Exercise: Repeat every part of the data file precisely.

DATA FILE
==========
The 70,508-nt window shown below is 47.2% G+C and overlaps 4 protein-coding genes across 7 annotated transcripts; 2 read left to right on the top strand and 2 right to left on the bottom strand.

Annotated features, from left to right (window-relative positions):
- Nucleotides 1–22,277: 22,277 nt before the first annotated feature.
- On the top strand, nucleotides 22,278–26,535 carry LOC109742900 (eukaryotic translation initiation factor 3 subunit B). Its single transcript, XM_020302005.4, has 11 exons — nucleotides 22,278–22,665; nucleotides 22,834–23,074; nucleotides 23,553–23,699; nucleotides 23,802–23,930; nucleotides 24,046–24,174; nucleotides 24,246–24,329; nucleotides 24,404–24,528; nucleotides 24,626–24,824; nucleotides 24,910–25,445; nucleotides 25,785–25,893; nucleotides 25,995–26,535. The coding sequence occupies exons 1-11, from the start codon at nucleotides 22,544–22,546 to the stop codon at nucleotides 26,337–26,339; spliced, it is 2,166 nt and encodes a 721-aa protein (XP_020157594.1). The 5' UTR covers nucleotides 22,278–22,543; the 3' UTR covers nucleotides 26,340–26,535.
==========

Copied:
The 70,508-nt window shown below is 47.2% G+C and overlaps 4 protein-coding genes across 7 annotated transcripts; 2 read left to right on the top strand and 2 right to left on the bottom strand.

Annotated features, from left to right (window-relative positions):
- Nucleotides 1–22,277: 22,277 nt before the first annotated feature.
- On the top strand, nucleotides 22,278–26,535 carry LOC109742900 (eukaryotic translation initiation factor 3 subunit B). Its single transcript, XM_020302005.4, has 11 exons — nucleotides 22,278–22,665; nucleotides 22,834–23,074; nucleotides 23,553–23,699; nucleotides 23,802–23,930; nucleotides 24,046–24,174; nucleotides 24,246–24,329; nucleotides 24,404–24,528; nucleotides 24,626–24,824; nucleotides 24,910–25,445; nucleotides 25,785–25,893; nucleotides 25,995–26,535. The coding sequence occupies exons 1-11, from the start codon at nucleotides 22,544–22,546 to the stop codon at nucleotides 26,337–26,339; spliced, it is 2,166 nt and encodes a 721-aa protein (XP_020157594.1). The 5' UTR covers nucleotides 22,278–22,543; the 3' UTR covers nucleotides 26,340–26,535.